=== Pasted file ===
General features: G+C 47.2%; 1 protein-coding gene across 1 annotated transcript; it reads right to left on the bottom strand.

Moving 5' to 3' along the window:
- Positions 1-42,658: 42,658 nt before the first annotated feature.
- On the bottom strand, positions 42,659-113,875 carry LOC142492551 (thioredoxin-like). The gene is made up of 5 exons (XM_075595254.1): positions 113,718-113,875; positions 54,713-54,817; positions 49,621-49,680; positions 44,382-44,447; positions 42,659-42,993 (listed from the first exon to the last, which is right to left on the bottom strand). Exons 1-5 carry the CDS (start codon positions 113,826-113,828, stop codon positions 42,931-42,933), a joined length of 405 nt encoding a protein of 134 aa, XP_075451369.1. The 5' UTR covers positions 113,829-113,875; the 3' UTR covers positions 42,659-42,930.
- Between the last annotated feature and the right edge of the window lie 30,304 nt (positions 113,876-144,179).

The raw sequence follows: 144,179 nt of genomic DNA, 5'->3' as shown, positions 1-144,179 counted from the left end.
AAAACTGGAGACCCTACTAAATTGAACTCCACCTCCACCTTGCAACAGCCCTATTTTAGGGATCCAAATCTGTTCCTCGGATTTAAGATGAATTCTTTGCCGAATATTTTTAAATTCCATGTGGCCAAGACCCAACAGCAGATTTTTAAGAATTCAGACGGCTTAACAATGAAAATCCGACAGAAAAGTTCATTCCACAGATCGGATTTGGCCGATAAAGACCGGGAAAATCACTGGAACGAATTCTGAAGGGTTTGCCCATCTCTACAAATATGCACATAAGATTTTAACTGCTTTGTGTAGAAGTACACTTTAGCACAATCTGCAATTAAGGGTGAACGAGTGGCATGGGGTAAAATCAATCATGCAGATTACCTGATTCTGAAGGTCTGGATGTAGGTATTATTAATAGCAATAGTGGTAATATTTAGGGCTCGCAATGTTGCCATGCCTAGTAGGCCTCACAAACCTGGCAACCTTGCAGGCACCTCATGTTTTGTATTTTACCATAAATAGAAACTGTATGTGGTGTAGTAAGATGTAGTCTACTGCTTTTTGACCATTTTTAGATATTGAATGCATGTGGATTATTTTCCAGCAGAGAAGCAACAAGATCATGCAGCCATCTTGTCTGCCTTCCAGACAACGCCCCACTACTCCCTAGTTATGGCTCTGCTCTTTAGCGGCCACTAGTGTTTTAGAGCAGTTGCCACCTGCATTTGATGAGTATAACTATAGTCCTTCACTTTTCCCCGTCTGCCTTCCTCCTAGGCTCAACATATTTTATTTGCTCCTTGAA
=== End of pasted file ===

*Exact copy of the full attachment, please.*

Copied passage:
General features: G+C 47.2%; 1 protein-coding gene across 1 annotated transcript; it reads right to left on the bottom strand.

Moving 5' to 3' along the window:
- Positions 1-42,658: 42,658 nt before the first annotated feature.
- On the bottom strand, positions 42,659-113,875 carry LOC142492551 (thioredoxin-like). The gene is made up of 5 exons (XM_075595254.1): positions 113,718-113,875; positions 54,713-54,817; positions 49,621-49,680; positions 44,382-44,447; positions 42,659-42,993 (listed from the first exon to the last, which is right to left on the bottom strand). Exons 1-5 carry the CDS (start codon positions 113,826-113,828, stop codon positions 42,931-42,933), a joined length of 405 nt encoding a protein of 134 aa, XP_075451369.1. The 5' UTR covers positions 113,829-113,875; the 3' UTR covers positions 42,659-42,930.
- Between the last annotated feature and the right edge of the window lie 30,304 nt (positions 113,876-144,179).

The raw sequence follows: 144,179 nt of genomic DNA, 5'->3' as shown, positions 1-144,179 counted from the left end.
AAAACTGGAGACCCTACTAAATTGAACTCCACCTCCACCTTGCAACAGCCCTATTTTAGGGATCCAAATCTGTTCCTCGGATTTAAGATGAATTCTTTGCCGAATATTTTTAAATTCCATGTGGCCAAGACCCAACAGCAGATTTTTAAGAATTCAGACGGCTTAACAATGAAAATCCGACAGAAAAGTTCATTCCACAGATCGGATTTGGCCGATAAAGACCGGGAAAATCACTGGAACGAATTCTGAAGGGTTTGCCCATCTCTACAAATATGCACATAAGATTTTAACTGCTTTGTGTAGAAGTACACTTTAGCACAATCTGCAATTAAGGGTGAACGAGTGGCATGGGGTAAAATCAATCATGCAGATTACCTGATTCTGAAGGTCTGGATGTAGGTATTATTAATAGCAATAGTGGTAATATTTAGGGCTCGCAATGTTGCCATGCCTAGTAGGCCTCACAAACCTGGCAACCTTGCAGGCACCTCATGTTTTGTATTTTACCATAAATAGAAACTGTATGTGGTGTAGTAAGATGTAGTCTACTGCTTTTTGACCATTTTTAGATATTGAATGCATGTGGATTATTTTCCAGCAGAGAAGCAACAAGATCATGCAGCCATCTTGTCTGCCTTCCAGACAACGCCCCACTACTCCCTAGTTATGGCTCTGCTCTTTAGCGGCCACTAGTGTTTTAGAGCAGTTGCCACCTGCATTTGATGAGTATAACTATAGTCCTTCACTTTTCCCCGTCTGCCTTCCTCCTAGGCTCAACATATTTTATTTGCTCCTTGAA